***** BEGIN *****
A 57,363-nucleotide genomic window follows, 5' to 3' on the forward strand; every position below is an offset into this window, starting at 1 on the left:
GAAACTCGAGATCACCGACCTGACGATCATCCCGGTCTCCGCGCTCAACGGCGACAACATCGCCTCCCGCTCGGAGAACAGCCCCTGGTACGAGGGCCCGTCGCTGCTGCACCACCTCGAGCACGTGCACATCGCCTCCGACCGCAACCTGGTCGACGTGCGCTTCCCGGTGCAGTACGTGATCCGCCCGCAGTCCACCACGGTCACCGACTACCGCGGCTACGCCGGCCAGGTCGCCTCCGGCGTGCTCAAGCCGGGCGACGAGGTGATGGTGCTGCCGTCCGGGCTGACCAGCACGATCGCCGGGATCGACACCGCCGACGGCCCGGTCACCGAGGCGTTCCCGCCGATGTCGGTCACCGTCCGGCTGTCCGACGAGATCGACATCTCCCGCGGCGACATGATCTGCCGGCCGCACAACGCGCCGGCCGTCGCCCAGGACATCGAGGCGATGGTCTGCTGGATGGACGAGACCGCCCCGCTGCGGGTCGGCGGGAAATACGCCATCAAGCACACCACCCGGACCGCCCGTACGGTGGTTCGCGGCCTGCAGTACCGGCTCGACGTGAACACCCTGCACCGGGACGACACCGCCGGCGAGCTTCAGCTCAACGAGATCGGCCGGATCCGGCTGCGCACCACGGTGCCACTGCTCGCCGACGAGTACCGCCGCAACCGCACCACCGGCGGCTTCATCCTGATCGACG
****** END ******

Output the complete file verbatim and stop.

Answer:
A 57,363-nucleotide genomic window follows, 5' to 3' on the forward strand; every position below is an offset into this window, starting at 1 on the left:
GAAACTCGAGATCACCGACCTGACGATCATCCCGGTCTCCGCGCTCAACGGCGACAACATCGCCTCCCGCTCGGAGAACAGCCCCTGGTACGAGGGCCCGTCGCTGCTGCACCACCTCGAGCACGTGCACATCGCCTCCGACCGCAACCTGGTCGACGTGCGCTTCCCGGTGCAGTACGTGATCCGCCCGCAGTCCACCACGGTCACCGACTACCGCGGCTACGCCGGCCAGGTCGCCTCCGGCGTGCTCAAGCCGGGCGACGAGGTGATGGTGCTGCCGTCCGGGCTGACCAGCACGATCGCCGGGATCGACACCGCCGACGGCCCGGTCACCGAGGCGTTCCCGCCGATGTCGGTCACCGTCCGGCTGTCCGACGAGATCGACATCTCCCGCGGCGACATGATCTGCCGGCCGCACAACGCGCCGGCCGTCGCCCAGGACATCGAGGCGATGGTCTGCTGGATGGACGAGACCGCCCCGCTGCGGGTCGGCGGGAAATACGCCATCAAGCACACCACCCGGACCGCCCGTACGGTGGTTCGCGGCCTGCAGTACCGGCTCGACGTGAACACCCTGCACCGGGACGACACCGCCGGCGAGCTTCAGCTCAACGAGATCGGCCGGATCCGGCTGCGCACCACGGTGCCACTGCTCGCCGACGAGTACCGCCGCAACCGCACCACCGGCGGCTTCATCCTGATCGACG